In the study in which dogs from a dozen breeds participated, one of the findings was that when dogs see a person for just a glance (800 milliseconds), they raise their eyebrows a bit. If the person is someone for whom they feel love and affection (i.e., a beloved owner), the left eyebrow rises higher than the right; however, if the person is a stranger, both ears rise the same amount while the left ear moves back a bit in apprehension. A glance of a favorite toy elicits no response, but a quick glance at dreaded nail clippers caused their right ears to twitch.”


Toy Box or stuff that doesn't fit neatly elsewhere0 comments

This is not the dog I wanted…

316073_288083711209743_119922748025841_1095669_199129324_nAll puppies should be interested in the happenings around them, and all should show some hesitation at new experiences. But sometimes puppies can exhibit behaviors that should cause concern in an owner. A sure sign that something is amiss is when an owner says, “This is not the dog I wanted.” It is especially important to realize that at risk behaviors are not likely to resolve themselves and need to be addressed before they develop into adult problems that could lead to aggression.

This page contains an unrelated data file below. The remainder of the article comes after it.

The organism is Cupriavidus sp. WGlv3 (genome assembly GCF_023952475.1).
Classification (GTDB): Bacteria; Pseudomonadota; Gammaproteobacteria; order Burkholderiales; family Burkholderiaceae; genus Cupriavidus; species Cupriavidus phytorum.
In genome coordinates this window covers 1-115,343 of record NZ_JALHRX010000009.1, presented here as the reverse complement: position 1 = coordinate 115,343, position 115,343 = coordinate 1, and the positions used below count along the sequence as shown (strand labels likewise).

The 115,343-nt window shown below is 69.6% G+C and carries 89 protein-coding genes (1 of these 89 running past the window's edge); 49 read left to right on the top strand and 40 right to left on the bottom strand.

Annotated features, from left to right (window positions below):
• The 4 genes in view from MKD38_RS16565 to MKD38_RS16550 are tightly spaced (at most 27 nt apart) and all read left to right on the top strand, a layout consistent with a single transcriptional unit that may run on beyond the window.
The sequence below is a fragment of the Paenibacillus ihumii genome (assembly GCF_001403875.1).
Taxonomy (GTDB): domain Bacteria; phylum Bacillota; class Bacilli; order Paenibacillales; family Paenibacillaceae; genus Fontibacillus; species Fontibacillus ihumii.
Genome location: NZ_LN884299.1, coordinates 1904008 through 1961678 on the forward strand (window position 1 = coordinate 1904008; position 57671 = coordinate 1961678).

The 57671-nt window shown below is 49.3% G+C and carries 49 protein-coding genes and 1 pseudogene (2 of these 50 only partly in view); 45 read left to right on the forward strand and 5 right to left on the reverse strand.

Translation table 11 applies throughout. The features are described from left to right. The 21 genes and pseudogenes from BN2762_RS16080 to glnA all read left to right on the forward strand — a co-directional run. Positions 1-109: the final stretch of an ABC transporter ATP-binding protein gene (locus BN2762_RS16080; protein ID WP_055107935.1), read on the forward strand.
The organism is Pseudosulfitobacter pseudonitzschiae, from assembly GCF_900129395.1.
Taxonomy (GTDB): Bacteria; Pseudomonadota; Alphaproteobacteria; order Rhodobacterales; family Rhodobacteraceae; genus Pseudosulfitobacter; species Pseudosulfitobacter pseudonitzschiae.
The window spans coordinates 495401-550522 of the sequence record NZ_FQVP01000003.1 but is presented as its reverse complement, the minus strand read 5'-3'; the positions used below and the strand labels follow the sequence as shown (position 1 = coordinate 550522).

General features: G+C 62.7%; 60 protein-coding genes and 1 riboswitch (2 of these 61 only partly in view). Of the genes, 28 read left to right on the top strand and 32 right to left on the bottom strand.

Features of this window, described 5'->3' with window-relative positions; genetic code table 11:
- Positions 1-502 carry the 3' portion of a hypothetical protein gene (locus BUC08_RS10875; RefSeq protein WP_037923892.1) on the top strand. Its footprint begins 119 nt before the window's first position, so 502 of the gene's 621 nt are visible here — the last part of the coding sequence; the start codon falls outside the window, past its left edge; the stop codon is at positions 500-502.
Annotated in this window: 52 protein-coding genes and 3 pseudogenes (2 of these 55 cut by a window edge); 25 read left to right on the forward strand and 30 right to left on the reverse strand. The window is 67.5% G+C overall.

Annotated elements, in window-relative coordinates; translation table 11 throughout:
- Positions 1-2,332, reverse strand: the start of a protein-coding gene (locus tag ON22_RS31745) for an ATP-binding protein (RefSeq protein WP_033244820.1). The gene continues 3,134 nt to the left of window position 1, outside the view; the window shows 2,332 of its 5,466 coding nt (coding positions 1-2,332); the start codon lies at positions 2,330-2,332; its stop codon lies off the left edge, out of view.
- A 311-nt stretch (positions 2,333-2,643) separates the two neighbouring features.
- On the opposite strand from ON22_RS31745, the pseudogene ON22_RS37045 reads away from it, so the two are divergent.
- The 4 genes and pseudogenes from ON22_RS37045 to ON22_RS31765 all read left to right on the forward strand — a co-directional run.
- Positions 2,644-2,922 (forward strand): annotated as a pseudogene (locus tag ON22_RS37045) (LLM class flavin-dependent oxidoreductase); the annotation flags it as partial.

The Ohio State University College of Veterinary Medicine’s Indoor Pet Initiative lists these red flags in puppies (
Avoiding or hiding from people, places, or objects This may indicate fear that could escalate into aggression as an adult.

Alarm barking, lunging, putting “hackles” up in response to people or animalsThis is another indication of fear that could mean serious problems as an adult dog if not addressed while the dog is young.